In his recent visit to NIH, Dr. Abdallah
Daar warned of the approaching global epidemic of chronic, non-communicable
NIH support is growing to combat conditions
such as cardiovascular disease, a leading cause of death in Africa.
Support is growing at NIH to find ways to battle
the predicted global epidemic in chronic, non-communicable diseases, forecast to cause some 388 million deaths worldwide in the next decade.
The Fogarty International Center has been conducting
outreach to other institutes and centers to identify ways to leverage the considerable existing expertise to combat chronic diseases such as diabetes, cardiovascular conditions and cancer that are increasingly striking populations
in the developing world.
A recent Nature article, “Grand Challenges in Chronic and Non-Communicable Diseases,” whose authors included FIC director Dr. Roger Glass and NHLBI director Dr. Elizabeth Nabel, helped galvanize the effort.
To foster continued dialogue on the topic, Fogarty
recently hosted the paper’s lead author, Dr. Abdallah Daar of the McLaughlin-Rotman Center for Global Health, for a series of discussions
and presentations. In addition to consulting
with Nabel and NHLBI staff, he met with NIH director Dr. Elias Zerhouni, NIDDK director
Dr. Griffin Rodgers and NINDS director Dr. Story Landis.
“We are encouraged that by working together with NIH partners and outside collaborators, we can transfer proven intervention strategies
that can be adapted and implemented to suit the populations of developing countries,” said Glass.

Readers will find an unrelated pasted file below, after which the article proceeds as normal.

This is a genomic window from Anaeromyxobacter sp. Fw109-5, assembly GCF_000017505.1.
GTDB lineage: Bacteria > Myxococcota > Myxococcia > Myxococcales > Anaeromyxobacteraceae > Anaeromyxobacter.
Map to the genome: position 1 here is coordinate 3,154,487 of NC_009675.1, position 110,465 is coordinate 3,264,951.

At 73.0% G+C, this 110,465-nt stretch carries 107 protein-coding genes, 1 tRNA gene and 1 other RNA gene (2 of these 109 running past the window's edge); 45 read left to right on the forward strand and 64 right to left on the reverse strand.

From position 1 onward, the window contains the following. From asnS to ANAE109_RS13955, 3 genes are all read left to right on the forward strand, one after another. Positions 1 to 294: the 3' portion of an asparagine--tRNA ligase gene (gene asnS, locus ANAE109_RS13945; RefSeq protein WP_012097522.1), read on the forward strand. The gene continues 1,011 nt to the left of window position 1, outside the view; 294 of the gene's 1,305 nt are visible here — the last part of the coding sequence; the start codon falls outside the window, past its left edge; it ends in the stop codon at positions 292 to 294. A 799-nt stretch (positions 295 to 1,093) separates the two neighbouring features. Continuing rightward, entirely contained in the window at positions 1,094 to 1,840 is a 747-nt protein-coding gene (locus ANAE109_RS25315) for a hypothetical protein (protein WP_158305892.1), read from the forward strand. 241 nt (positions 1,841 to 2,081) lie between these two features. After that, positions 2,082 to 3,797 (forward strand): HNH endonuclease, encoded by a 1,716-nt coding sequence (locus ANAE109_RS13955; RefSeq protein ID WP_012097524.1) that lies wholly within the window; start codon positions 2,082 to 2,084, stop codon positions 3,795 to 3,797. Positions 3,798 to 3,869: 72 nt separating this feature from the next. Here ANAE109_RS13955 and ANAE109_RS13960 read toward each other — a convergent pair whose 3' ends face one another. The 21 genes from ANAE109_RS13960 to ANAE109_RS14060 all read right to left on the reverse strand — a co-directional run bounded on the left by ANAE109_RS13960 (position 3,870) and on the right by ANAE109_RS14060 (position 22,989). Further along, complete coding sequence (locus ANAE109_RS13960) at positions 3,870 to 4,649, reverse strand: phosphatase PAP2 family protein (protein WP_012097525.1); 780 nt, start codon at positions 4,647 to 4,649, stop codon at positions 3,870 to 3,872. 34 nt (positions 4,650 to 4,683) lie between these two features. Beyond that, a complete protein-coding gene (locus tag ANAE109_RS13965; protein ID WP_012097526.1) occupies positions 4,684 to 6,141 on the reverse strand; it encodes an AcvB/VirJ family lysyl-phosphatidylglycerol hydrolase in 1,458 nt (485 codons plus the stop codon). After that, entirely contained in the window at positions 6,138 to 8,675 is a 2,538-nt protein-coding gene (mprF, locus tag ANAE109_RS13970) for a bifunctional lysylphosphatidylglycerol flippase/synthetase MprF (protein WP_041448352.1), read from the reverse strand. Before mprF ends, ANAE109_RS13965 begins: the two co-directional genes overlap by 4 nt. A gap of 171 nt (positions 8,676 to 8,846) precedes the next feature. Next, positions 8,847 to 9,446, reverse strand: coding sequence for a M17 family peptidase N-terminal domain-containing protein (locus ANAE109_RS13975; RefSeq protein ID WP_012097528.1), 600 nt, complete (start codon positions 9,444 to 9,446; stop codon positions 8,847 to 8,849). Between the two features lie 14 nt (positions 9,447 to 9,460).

Daar called for a coordinated research strategy similar to the Human Genome Project in order to halt the approaching global epidemic in non-communicable diseases.
“We must move away from the notion that nothing can be done, and that people only have themselves and their unhealthy lifestyles to blame. These myths and misconceptions are part of the reason why people don’t get involved,” he said. “The problems are complex and difficult to solve, but it is feasible.”
Supporting research collaborations that will stem the tide of preventable deaths from non-communicable diseases in the developing world is one of five goals detailed in Fogarty’s new strategic plan, set to be published shortly.
“While we must continue our research and training efforts in infectious diseases, we cannot
ignore the terrible toll that chronic conditions
such as diabetes and cancer will claim in human lives over the next decade if we do not act now,” said Glass.
The full text of the Nature article is available at www.nature.com/nature/journal/v450/n7169/full/450494a.html.